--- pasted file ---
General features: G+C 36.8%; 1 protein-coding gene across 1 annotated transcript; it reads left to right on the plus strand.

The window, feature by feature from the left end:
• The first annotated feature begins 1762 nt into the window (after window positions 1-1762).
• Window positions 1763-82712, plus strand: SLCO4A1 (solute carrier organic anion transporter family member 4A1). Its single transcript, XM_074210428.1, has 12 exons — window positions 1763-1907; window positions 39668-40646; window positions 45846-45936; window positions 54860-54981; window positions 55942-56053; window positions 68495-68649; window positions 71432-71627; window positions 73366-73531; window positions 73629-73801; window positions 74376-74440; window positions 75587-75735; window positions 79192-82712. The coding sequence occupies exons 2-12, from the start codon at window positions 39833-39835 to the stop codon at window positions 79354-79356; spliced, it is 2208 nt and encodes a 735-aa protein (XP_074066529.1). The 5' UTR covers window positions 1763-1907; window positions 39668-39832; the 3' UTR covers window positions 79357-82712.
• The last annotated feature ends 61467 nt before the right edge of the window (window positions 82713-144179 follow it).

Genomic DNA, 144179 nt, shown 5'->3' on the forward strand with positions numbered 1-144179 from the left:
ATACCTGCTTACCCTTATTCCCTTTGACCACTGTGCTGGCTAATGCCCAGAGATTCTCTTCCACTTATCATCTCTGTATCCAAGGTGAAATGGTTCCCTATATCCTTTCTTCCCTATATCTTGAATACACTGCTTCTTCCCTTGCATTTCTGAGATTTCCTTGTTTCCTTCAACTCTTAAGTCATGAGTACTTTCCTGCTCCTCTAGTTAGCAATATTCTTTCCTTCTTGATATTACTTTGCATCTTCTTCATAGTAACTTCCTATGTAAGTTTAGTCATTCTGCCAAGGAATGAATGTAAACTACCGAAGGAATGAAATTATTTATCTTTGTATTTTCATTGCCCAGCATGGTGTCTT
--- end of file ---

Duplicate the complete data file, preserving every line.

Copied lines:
General features: G+C 36.8%; 1 protein-coding gene across 1 annotated transcript; it reads left to right on the plus strand.

The window, feature by feature from the left end:
• The first annotated feature begins 1762 nt into the window (after window positions 1-1762).
• Window positions 1763-82712, plus strand: SLCO4A1 (solute carrier organic anion transporter family member 4A1). Its single transcript, XM_074210428.1, has 12 exons — window positions 1763-1907; window positions 39668-40646; window positions 45846-45936; window positions 54860-54981; window positions 55942-56053; window positions 68495-68649; window positions 71432-71627; window positions 73366-73531; window positions 73629-73801; window positions 74376-74440; window positions 75587-75735; window positions 79192-82712. The coding sequence occupies exons 2-12, from the start codon at window positions 39833-39835 to the stop codon at window positions 79354-79356; spliced, it is 2208 nt and encodes a 735-aa protein (XP_074066529.1). The 5' UTR covers window positions 1763-1907; window positions 39668-39832; the 3' UTR covers window positions 79357-82712.
• The last annotated feature ends 61467 nt before the right edge of the window (window positions 82713-144179 follow it).

Genomic DNA, 144179 nt, shown 5'->3' on the forward strand with positions numbered 1-144179 from the left:
ATACCTGCTTACCCTTATTCCCTTTGACCACTGTGCTGGCTAATGCCCAGAGATTCTCTTCCACTTATCATCTCTGTATCCAAGGTGAAATGGTTCCCTATATCCTTTCTTCCCTATATCTTGAATACACTGCTTCTTCCCTTGCATTTCTGAGATTTCCTTGTTTCCTTCAACTCTTAAGTCATGAGTACTTTCCTGCTCCTCTAGTTAGCAATATTCTTTCCTTCTTGATATTACTTTGCATCTTCTTCATAGTAACTTCCTATGTAAGTTTAGTCATTCTGCCAAGGAATGAATGTAAACTACCGAAGGAATGAAATTATTTATCTTTGTATTTTCATTGCCCAGCATGGTGTCTT